Soul Level Crisis

Soul Level Crisis
By Katayune Kaeni
October 13, 2017

for the Postpartum Support International Blog

KatGoing through a perinatal mood disorder is like having a soul level crisis. It was for me anyways. Here’s what I mean….

After my first child, I became completely anxious, freaked out, and overwhelmed. And it was totally unexpected. (Who puts “feel horrible” on their to do list? Of course it was unexpected.)

The rug had been pulled out from under me and I was on my ass, trying to figure out which way was up. There were broken parts of me that had entirely shattered upon entering into the space of depressed and anxious motherhood.

I was lost. Confused. Scared. Blind.
Holding myself together—barely—with tiny pieces of tape.
Gritting my teeth.
Keeping my thoughts and feelings to myself.
Being and feeling shamed constantly, sometimes unknowingly, by the people who love me the most.
Existing under a magnifying glass
Seeing everything through a magnifying glass. Every issue, every feeling, every thought, every mistake, every everything was massive. Inescapable. And if felt like I had all of the thoughts in my mind, all of the time. No boundaries between what happened yesterday and what would happen tomorrow. Everything. All of the time.

The world as I knew it had changed. First, there was a new person in it. A little person who belonged to me. A person I had to keep alive. I felt that I had to attend to her at all times. I remember crying DEEPLY, wondering how the hell I could feel so lost, then seeing these little eyes looking back at me and feeling a touch of purpose. And a LOT of responsibility.

I never felt that having her was the wrong decision, but I also had no clue what to do. So I questioned every decision, every choice, every thought.… What. Is. The. Right. Thing. To. Do? For her, for my marriage, for myself?

Then there was another new person in the world. Me. My identity had changed. From the me I knew to mom. I had been through other identity expansions already, as we all have. Transitioning through the following: child, adult, college grad, doctor, wife, and so many more.

But for me, the mother-identity was different. Mother had a weight to it, a responsibility, a fundamental change to the way I interacted with the world. Life was extended through me, through my relationship with my husband. All of a sudden, the idea of ancestors, lineage, history, and the future meant a so much more. And I was partly responsible for how those chapters were to unfold.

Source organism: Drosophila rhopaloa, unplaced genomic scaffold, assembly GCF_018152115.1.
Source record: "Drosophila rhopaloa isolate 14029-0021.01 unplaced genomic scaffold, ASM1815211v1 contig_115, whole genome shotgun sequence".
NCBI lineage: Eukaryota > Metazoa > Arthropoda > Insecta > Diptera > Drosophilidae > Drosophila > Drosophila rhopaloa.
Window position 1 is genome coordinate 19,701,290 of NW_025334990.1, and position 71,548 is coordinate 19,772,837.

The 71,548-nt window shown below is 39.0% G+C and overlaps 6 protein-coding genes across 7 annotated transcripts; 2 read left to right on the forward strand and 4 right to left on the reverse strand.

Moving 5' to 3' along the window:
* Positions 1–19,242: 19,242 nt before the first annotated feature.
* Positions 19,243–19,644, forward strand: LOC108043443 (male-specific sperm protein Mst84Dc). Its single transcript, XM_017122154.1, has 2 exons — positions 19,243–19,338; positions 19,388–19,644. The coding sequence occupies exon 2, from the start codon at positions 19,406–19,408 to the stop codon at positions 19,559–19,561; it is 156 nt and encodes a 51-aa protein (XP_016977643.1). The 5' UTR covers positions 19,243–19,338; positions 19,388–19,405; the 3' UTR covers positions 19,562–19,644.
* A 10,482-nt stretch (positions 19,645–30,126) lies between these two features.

There may be other ways to experience this type of mind-bending, mind-blowing expansion, but this way, for me, changed everything. All the way to my core. All the way to my soul.

All of my feelings were magnified. The bad and scary ones. But the good ones too—sometimes… when they stayed around long enough. Like deep love, so much love that it hurt. But this love was coupled with vulnerability and fear that someday this would end. and that seemed unbearable. With a new life here, I contemplated my mortality, hers, my husband’s, my family’s. How can something so new and pure ever be away from me. Like, ever. And how had she not always been around. My soul was unsettled.

And how come I felt so inept? I felt the most open, the most vulnerable I’d ever been. The bad feelings were as intense, if not more so, than the positive feelings. I’ve had some rough times, but have never ever felt as bad as I did that first year after her birth. Just horrible. I had thoughts popping up in my mind that made me question my life’s experiences. Why would I have those horrible thoughts? Did something happen to me that I was unaware of? Are these thoughts even from this lifetime? Like, for real. Where the hell did these thoughts come from? Oh, and what’s wrong with me that I’m having them? Again, my soul was stirred.

My consciousness had been blasted wide open and I began to experience life and energy on a new level. I felt more deeply. Not just my feelings, but I felt other people’s feelings more deeply. I should say that I’m an empath so I already felt people’s feelings, but not like this. Energy was more palpable. And that was a part of the overwhelm too. This may be another post, for another time, but for you empaths out there, you probably know what I mean.

The suffering was the deepest I’d ever felt. Part of the reason I think of this as a soul level crisis, is that it all shook me so profoundly that I asked myself, “Who am I? What is my purpose? Can I do this?” It disorganized me so much that I had to put myself back together in a new way. I had to let go of my previous ideas of who I was supposed to be and literally build, piece by piece, my new self.

I began to realize what I was going through. Gradually, I understood.
I began to understand that it wasn’t just me.
I started to heal, recover, and be more in touch with my inner knowing.
I became more at peace with NOT knowing.
I began to see how my old way of being contributed to the crisis in the first place.
I had to make peace with the parts of myself that I didn’t like.
I had to allow the parts that were confident to be seen by others.

I’m a different person after my soul level crisis. Or maybe it’s best to say, now that I’ve been changed by this experience, I’m more the person that I’m supposed to be. Soul aligned.


KatKKatayune Kaeni, Psy.D. is a psychologist specializing in maternal mental health. She was drawn to this specialty after going through postpartum depression and anxiety with her first child. Dr. Kat hosts a Podcast focused on maternal mental health, called Mom & Mind. She supports her local community by partnering with the county to provide training for health care providers. She volunteers for Postpartum Support International as the area co-coordinator for San Bernardino County. Dr. Kat looks for any soap-box or mountain-top she can find to raise awareness about maternal mental health.